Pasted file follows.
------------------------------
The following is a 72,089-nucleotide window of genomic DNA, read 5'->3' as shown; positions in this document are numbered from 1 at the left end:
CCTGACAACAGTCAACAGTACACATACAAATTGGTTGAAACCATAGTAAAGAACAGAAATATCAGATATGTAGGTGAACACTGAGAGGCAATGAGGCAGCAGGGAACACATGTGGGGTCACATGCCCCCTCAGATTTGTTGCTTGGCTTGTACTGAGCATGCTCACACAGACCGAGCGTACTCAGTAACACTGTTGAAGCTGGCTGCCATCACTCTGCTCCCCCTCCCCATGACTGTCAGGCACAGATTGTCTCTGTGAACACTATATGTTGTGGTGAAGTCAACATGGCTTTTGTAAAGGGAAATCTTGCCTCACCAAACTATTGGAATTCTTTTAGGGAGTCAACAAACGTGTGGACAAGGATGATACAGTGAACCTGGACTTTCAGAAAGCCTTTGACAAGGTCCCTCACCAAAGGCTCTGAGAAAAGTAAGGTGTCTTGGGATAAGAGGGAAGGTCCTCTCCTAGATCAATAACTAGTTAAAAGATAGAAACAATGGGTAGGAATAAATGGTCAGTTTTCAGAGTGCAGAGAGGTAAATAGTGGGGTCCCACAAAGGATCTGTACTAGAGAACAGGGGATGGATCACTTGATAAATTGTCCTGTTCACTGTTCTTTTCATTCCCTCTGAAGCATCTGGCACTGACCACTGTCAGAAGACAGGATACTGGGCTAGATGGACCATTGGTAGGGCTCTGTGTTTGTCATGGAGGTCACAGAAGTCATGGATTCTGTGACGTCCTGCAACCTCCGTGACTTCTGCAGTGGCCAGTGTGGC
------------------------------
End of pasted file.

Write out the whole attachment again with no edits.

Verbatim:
The following is a 72,089-nucleotide window of genomic DNA, read 5'->3' as shown; positions in this document are numbered from 1 at the left end:
CCTGACAACAGTCAACAGTACACATACAAATTGGTTGAAACCATAGTAAAGAACAGAAATATCAGATATGTAGGTGAACACTGAGAGGCAATGAGGCAGCAGGGAACACATGTGGGGTCACATGCCCCCTCAGATTTGTTGCTTGGCTTGTACTGAGCATGCTCACACAGACCGAGCGTACTCAGTAACACTGTTGAAGCTGGCTGCCATCACTCTGCTCCCCCTCCCCATGACTGTCAGGCACAGATTGTCTCTGTGAACACTATATGTTGTGGTGAAGTCAACATGGCTTTTGTAAAGGGAAATCTTGCCTCACCAAACTATTGGAATTCTTTTAGGGAGTCAACAAACGTGTGGACAAGGATGATACAGTGAACCTGGACTTTCAGAAAGCCTTTGACAAGGTCCCTCACCAAAGGCTCTGAGAAAAGTAAGGTGTCTTGGGATAAGAGGGAAGGTCCTCTCCTAGATCAATAACTAGTTAAAAGATAGAAACAATGGGTAGGAATAAATGGTCAGTTTTCAGAGTGCAGAGAGGTAAATAGTGGGGTCCCACAAAGGATCTGTACTAGAGAACAGGGGATGGATCACTTGATAAATTGTCCTGTTCACTGTTCTTTTCATTCCCTCTGAAGCATCTGGCACTGACCACTGTCAGAAGACAGGATACTGGGCTAGATGGACCATTGGTAGGGCTCTGTGTTTGTCATGGAGGTCACAGAAGTCATGGATTCTGTGACGTCCTGCAACCTCCGTGACTTCTGCAGTGGCCAGTGTGGC